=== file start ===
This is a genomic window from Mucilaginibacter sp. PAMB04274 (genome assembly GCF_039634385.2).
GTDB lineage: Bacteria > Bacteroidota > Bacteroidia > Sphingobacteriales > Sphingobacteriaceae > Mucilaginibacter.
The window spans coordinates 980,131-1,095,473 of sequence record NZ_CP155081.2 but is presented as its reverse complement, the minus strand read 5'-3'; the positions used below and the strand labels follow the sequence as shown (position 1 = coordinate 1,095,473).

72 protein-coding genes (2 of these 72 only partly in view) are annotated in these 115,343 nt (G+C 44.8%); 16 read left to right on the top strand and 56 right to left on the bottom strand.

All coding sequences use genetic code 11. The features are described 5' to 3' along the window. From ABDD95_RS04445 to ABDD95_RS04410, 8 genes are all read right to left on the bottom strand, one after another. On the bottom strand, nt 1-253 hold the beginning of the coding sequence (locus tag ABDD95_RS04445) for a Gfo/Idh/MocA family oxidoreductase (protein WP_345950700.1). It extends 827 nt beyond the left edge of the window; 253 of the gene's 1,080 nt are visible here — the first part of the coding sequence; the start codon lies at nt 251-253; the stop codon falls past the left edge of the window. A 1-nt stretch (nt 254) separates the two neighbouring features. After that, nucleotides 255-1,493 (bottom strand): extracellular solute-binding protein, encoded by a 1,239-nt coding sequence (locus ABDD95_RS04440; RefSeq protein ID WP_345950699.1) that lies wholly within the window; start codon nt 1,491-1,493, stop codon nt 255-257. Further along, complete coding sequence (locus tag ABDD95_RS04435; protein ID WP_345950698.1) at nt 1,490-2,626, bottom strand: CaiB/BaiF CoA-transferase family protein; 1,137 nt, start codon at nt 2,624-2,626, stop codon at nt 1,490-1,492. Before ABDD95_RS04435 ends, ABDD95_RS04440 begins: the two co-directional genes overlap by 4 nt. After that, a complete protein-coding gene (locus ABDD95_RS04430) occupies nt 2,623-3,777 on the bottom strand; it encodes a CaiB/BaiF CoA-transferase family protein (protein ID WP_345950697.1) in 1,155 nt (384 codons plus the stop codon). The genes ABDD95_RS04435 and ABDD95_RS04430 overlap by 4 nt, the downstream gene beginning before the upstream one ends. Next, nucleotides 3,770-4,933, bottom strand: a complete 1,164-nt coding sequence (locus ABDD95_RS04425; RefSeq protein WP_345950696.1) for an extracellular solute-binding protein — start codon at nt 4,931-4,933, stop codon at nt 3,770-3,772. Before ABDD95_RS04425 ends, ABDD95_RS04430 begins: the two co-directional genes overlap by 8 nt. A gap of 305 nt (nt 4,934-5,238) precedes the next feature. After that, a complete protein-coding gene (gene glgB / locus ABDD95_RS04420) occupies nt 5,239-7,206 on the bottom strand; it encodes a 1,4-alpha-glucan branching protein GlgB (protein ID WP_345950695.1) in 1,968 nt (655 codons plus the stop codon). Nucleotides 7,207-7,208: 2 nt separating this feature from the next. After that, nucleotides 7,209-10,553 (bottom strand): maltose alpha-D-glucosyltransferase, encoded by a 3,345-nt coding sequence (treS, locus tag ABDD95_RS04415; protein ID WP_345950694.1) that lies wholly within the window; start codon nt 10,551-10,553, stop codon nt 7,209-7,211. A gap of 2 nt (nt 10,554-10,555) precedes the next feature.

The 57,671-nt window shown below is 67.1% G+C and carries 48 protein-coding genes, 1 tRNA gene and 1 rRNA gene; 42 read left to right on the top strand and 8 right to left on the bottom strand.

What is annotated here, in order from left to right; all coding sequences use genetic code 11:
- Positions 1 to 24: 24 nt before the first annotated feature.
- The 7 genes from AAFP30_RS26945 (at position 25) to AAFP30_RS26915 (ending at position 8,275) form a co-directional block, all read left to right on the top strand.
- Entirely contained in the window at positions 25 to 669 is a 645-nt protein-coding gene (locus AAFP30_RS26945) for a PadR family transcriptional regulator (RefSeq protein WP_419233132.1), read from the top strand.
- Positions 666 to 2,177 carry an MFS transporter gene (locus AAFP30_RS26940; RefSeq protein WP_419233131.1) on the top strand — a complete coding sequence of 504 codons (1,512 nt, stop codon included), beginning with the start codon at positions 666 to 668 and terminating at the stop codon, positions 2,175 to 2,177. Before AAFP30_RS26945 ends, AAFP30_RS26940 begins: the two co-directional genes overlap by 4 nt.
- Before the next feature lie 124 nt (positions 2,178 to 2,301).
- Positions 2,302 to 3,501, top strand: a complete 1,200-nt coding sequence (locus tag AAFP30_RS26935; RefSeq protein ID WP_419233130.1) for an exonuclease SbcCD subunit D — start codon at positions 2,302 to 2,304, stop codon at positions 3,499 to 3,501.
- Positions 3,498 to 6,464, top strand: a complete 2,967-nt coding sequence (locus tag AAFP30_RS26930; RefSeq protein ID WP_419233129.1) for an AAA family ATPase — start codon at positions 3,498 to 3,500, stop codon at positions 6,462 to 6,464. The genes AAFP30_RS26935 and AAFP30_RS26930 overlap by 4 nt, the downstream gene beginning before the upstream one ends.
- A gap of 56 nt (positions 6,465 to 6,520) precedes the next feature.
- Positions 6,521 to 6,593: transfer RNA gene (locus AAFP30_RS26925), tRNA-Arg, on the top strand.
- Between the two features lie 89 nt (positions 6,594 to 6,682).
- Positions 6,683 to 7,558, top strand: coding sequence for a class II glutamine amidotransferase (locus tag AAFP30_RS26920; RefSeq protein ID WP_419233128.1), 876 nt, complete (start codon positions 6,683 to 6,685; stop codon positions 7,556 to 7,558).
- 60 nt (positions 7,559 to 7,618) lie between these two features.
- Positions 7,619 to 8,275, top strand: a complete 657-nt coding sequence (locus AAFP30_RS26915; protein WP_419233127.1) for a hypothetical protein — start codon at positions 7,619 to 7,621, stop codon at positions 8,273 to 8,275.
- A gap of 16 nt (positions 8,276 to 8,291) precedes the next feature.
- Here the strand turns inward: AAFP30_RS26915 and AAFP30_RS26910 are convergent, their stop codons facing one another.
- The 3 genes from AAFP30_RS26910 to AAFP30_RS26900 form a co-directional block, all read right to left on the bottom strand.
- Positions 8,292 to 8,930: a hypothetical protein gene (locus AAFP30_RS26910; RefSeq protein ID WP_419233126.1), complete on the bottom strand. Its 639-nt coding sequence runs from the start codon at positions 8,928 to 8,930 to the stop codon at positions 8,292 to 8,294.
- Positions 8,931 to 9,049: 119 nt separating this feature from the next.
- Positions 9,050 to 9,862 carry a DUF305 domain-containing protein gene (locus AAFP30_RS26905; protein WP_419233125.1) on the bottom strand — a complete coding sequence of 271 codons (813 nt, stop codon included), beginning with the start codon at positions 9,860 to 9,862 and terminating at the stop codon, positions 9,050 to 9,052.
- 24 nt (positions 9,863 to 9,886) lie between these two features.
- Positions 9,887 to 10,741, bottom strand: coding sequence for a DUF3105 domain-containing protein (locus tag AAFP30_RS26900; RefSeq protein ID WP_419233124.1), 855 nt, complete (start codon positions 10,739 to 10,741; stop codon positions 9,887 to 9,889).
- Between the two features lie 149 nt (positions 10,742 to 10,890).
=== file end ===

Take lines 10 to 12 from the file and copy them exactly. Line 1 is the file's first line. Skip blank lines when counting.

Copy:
- Entirely contained in the window at positions 25 to 669 is a 645-nt protein-coding gene (locus AAFP30_RS26945) for a PadR family transcriptional regulator (RefSeq protein WP_419233132.1), read from the top strand.
- Positions 666 to 2,177 carry an MFS transporter gene (locus AAFP30_RS26940; RefSeq protein WP_419233131.1) on the top strand — a complete coding sequence of 504 codons (1,512 nt, stop codon included), beginning with the start codon at positions 666 to 668 and terminating at the stop codon, positions 2,175 to 2,177. Before AAFP30_RS26945 ends, AAFP30_RS26940 begins: the two co-directional genes overlap by 4 nt.
- Before the next feature lie 124 nt (positions 2,178 to 2,301).